Year of Publication


Degree Name

Doctor of Philosophy (PhD)

Document Type

Doctoral Dissertation


Arts and Sciences



First Advisor

Dr. Robin Lewis Cooper


Ectothermic animals are susceptible to temperature changes such as cold shock with seasons. To survive through a cold shock, ectotherms have developed unique strategies. My interest is focusing on the physiological function of during cold shock and prolonged cold exposure in the fruit fly (Drosophila melanogaster) and crayfish (Procambarus clarkii). I used Drosophila melanogaster as a model system to investigate cardiac function in response to modulators (serotonin, acetylcholine, octopamine, dopamine and a cocktail of modulators) in acute cold shock and chronic cold shock conditions as possible mechanism to regulate heart rate in the cold. To examine if the dampened heart rate in the cold could still be enhanced by modulators or calcium loading, modulators and light-sensitive channelrhodopsin proteins were utilized to stimulate the heart. This light induced cardiac activation increased heart rate in all conditions, and potentially can be used for cardiac therapy in mammals. Also, the acute and chronic cold conditioned heart showed responsiveness to the above mention modulators. In examining how synaptic transmission is influenced by acute and chronic cold, the crayfish neuromuscular junction was used as a model. This is a good model as there are high and low output synapses to be investigated. The low output neuromuscular junction was enhanced in response to acute cold. The high output nmj increased in synaptic response to acute cold. In addressing chronic cold conditions, the nmj were physiologically assayed in their response to acute warm changes as well as influence of serotonin and octopamine. In chronic cold condition, the synaptic output was varied in enhanced and dampened responses to an acute warm environment. These junctions were enhanced in their synaptic output by serotonin and octopamine (100nM). In assessing, by HPLC assay, octopamine concentration increased in chronic cold crayfish. This suggests compensation in synaptic transmission in cold acclimation possibility via endocrine responses.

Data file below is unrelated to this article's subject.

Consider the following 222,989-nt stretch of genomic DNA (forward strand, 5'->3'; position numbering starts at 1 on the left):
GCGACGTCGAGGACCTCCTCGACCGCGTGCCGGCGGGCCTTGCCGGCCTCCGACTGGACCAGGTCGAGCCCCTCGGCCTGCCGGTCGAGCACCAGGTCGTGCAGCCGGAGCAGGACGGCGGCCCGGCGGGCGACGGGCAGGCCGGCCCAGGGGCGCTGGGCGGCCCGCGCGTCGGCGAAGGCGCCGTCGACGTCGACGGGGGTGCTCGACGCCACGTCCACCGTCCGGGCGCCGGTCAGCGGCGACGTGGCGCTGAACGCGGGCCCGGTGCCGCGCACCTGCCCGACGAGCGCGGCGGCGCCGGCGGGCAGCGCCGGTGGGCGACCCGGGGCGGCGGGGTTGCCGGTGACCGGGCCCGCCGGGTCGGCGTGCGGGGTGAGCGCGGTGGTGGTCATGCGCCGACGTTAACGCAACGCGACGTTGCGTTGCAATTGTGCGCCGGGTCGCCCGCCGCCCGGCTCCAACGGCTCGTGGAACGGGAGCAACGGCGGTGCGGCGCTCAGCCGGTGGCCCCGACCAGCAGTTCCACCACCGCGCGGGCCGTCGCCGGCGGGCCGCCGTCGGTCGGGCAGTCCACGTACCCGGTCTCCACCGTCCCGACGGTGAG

Digital Object Identifier (DOI)